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Brazilian man may be the first person to be ‘cured’ of HIV with drugs alone

Anne Gulland
·5-min read
Nine-year-old Tumelo shows off antiretroviral (ARV) pills before taking his medication at Nkosi's Haven, south of Johannesburg -  Siphiwe Sibeko / Reuters
Nine-year-old Tumelo shows off antiretroviral (ARV) pills before taking his medication at Nkosi's Haven, south of Johannesburg - Siphiwe Sibeko / Reuters

A Brazilian man may be the first person to be "cured" of HIV after receiving an intensive experimental drug therapy.

The 34-year-old, who was diagnosed with HIV in 2012, is the first person to maintain long-term HIV remission after being given a year-long course of intensive anti-retroviral (ARV) drugs. The man received the treatment alongside four other patients but was the only one to have been “cured”.

The researchers, who unveiled their findings at this week’s virtual International Aids Society conference, warn that further analysis is needed.

The patient - only the third person ever to have been "cured of the disease" - was put on standard ARV treatment two months after his diagnosis and then enrolled on a clinical trial where he received standard ARTs as well as the HIV drugs dolutegravir and marivoc. He was also given nicotinamide, a form of vitamin B.

Nicotinamide fights part of the virus that infects cells and causes them to self destruct as well as activating the immune system.

The patient received the intensive therapy for a year and then was taken off treatment in March 2019. Since then he has been tested every three weeks and a year later he still has no detectable viral load or any antibodies.

From tragedy to hope | A history of HIV breakthroughs
From tragedy to hope | A history of HIV breakthroughs

Professor Sharon Lewin, an HIV and infectious diseases expert at the University of Melbourne who was not involved in the research, said the fact that the patient has no antibodies was significant.

“When someone is infected with a virus they make antibodies. And antibodies don’t budge, even when you’re on treatment and there’s no detectable viral load. But this showed he had no antibodies which is supportive of him being cured,” she said.

However, she added that it was important to remember that this was just one patient and the findings were being published as a case report rather than a full academic paper.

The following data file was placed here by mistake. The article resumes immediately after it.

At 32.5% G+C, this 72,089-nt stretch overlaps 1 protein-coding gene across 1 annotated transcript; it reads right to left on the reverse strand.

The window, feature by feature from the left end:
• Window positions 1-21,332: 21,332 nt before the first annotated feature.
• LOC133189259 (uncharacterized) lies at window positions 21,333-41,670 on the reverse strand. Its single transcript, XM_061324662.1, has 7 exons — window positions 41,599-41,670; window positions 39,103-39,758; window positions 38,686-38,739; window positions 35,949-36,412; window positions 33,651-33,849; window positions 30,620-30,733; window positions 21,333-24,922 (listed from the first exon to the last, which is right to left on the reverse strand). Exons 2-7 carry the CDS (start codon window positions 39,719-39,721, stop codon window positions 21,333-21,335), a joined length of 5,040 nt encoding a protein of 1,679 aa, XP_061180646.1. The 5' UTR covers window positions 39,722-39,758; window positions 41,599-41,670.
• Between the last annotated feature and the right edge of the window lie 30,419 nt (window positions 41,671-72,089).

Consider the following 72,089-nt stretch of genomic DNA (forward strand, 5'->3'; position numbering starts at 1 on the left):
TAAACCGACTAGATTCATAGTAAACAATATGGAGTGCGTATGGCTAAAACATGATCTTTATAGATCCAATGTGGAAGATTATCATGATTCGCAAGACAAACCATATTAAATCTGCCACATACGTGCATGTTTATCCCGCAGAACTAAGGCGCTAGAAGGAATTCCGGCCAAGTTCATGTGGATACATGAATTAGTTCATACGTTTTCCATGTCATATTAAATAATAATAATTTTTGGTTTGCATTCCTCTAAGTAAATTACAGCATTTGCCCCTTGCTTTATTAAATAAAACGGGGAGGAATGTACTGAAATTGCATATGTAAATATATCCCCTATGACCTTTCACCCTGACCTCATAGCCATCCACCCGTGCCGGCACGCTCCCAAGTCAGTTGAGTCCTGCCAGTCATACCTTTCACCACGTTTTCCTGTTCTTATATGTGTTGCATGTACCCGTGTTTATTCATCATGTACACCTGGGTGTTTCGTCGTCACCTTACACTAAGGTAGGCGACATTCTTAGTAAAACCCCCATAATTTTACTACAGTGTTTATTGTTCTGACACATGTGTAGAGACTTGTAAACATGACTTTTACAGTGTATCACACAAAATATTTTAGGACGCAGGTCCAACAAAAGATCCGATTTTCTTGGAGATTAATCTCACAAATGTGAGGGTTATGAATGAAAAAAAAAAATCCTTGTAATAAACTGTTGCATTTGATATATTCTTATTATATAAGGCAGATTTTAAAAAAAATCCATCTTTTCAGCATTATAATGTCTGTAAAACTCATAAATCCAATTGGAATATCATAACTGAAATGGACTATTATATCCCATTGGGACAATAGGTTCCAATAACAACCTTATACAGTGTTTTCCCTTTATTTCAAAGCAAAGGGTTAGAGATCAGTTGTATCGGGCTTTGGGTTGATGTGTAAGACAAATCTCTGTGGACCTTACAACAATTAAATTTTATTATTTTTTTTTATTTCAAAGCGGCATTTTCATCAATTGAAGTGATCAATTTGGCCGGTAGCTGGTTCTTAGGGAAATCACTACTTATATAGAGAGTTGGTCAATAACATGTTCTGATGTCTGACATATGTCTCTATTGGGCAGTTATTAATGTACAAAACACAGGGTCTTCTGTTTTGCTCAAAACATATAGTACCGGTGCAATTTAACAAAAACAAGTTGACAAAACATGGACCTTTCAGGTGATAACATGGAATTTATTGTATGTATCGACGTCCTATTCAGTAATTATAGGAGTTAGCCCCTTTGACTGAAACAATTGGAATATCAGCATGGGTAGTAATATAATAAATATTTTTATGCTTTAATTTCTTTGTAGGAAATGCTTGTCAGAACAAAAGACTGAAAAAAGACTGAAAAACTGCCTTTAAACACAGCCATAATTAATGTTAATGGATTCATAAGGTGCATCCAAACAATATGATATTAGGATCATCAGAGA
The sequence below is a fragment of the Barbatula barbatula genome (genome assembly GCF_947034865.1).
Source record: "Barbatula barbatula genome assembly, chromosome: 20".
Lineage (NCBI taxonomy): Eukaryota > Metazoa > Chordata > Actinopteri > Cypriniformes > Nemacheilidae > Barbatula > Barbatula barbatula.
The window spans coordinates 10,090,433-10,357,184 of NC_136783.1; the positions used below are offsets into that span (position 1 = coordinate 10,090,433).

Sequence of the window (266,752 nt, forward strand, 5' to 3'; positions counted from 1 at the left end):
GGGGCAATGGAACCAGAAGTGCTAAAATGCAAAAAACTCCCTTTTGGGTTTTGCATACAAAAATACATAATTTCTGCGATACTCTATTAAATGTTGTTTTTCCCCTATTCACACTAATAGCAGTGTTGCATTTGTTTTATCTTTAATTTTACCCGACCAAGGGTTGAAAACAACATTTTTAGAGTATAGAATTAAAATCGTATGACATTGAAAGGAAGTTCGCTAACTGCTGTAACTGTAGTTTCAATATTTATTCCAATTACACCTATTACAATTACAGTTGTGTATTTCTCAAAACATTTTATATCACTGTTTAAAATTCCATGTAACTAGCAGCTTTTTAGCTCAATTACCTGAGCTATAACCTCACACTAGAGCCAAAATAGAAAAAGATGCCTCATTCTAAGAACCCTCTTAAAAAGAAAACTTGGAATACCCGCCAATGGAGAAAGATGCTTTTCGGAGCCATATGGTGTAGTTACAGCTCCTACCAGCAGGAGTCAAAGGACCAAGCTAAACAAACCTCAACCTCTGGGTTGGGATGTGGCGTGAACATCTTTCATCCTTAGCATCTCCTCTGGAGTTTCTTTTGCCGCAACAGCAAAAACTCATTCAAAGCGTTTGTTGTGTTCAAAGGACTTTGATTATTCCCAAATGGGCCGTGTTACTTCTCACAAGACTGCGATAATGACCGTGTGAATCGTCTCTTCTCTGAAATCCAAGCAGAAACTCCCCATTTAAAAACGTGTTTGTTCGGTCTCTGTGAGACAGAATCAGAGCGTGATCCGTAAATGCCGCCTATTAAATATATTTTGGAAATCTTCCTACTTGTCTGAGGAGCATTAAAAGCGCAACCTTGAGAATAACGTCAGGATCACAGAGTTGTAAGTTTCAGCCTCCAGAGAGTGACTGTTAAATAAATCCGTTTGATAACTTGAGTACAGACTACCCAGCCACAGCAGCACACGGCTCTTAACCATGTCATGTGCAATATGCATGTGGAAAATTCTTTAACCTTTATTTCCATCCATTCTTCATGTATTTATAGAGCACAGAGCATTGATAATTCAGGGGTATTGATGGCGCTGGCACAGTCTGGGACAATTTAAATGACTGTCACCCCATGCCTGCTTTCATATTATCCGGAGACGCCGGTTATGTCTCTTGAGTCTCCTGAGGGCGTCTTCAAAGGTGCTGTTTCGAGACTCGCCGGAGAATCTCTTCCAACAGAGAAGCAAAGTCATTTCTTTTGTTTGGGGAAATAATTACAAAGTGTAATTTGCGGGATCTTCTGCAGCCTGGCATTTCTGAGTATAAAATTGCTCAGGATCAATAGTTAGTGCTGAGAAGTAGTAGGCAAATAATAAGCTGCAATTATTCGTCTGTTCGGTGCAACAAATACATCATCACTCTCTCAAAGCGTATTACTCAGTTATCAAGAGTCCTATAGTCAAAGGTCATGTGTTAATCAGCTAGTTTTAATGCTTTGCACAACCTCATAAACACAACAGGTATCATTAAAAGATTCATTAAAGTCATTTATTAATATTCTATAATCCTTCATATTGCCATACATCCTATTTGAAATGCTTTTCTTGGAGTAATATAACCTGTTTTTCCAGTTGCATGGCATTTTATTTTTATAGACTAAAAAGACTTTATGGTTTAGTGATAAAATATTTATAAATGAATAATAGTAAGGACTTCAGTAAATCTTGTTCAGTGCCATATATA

“It’s interesting, but it’s hard to know how significant it is when it’s just a single case. I’d also like to know what happened to the other patients,” she said.

Dr Ricardo Diaz of the University of Sao Paulo in Brazil, who led the study, said he was "trying to wake up the virus" and boost the immune system's ability to eliminate it once it's flushed out of hiding. 

"We can't search the entire body, but by the best evidence, we do not have infected cells," Dr Diaz said.

"I think it's very promising. This patient might be cured," but it will take more time to know, he added.

The man was diagnosed with HIV in October 2012 and was then put on treatment just two months later. Patients who go on treatment soon after acquiring HIV can quickly bring their virus under control, said Prof Lewin.

“So it’s hard to work out whether this person had the virus under control because we don't know when he acquired HIV or whether the addition of extra ARVs and nicotinamide made a difference,” she said.

However, if this approach is shown to work in more patients it would be a significant breakthrough.  

Currently, people with HIV have to be on treatment for the rest of their lives to suppress their viral load. The treatment is a functional "cure" as it means patients have undetectable levels of virus and cannot pass it onto others and can live long and healthy lives.

However, treatment is expensive, people need to take medication every day and drug resistance has started to develop.

37 million people worldwide live with HIV
37 million people worldwide live with HIV

“Everyone wants to find a way to allow someone to stop treatment safely. If even three out of 20 patients had the same response to this treatment it would be exciting,” said Prof Lewin.  

This is not the first time scientists have claimed to have found a way of eradicating the virus.

The first talk of an HIV “cure” was in 2007 when Timothy Brown - dubbed the Berlin Patient - underwent a bone marrow transplant to treat leukaemia. More than 10 years later he remains free of the disease.

The second person to be “cured” of the disease was Adam Castillejo, who made headlines last year as the "London Patient".

Mr Castillejo, who chose to waive his anonymity in March  as he wanted to be an “ambassador of hope”, was treated with stem cells from a donor with genetic resistance to the disease by specialists at University College London and Imperial College in 2016. Since then he has shown no sign of the virus.

Deborah Gold, chief executive of National AIDS Trust, said the latest research was interesting. 

“The results from one of the participants could lead to promising developments in finding a cure for HIV. Knowledge is key in ending HIV and we praise the work being done by researchers around the world to improve our knowledge and understanding about HIV. 

“However, whilst work continues to explore the implications of this isolated case, we must remain focused on the tools we already have to stop acquisition of HIV.

“We can prevent HIV acquisition by improving access to the highly effective HIV prevention drug PrEP.  Modern HIV treatment means people living with HIV can live healthily into old age, and once on effective HIV treatment cannot pass on the virus. Our focus in the UK and internationally must therefore be to provide easy access to PrEP and HIV testing, and universal access to free HIV treatment.”

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